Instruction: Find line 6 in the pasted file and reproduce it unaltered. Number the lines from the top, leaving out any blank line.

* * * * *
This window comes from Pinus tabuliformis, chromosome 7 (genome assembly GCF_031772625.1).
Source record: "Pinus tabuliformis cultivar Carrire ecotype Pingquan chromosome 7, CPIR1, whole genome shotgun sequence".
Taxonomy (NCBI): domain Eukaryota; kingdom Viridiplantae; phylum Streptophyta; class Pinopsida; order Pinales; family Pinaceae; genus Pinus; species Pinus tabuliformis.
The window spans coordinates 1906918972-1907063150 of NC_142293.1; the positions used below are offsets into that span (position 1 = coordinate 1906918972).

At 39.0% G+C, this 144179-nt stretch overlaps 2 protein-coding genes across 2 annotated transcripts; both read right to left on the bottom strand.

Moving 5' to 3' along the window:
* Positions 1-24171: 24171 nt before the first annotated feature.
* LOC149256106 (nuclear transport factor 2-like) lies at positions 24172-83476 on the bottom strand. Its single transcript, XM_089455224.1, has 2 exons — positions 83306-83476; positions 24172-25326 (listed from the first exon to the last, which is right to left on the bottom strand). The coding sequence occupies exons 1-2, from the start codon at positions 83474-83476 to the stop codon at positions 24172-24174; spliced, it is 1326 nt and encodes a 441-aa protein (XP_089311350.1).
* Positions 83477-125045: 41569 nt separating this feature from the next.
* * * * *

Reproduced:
Moving 5' to 3' along the window: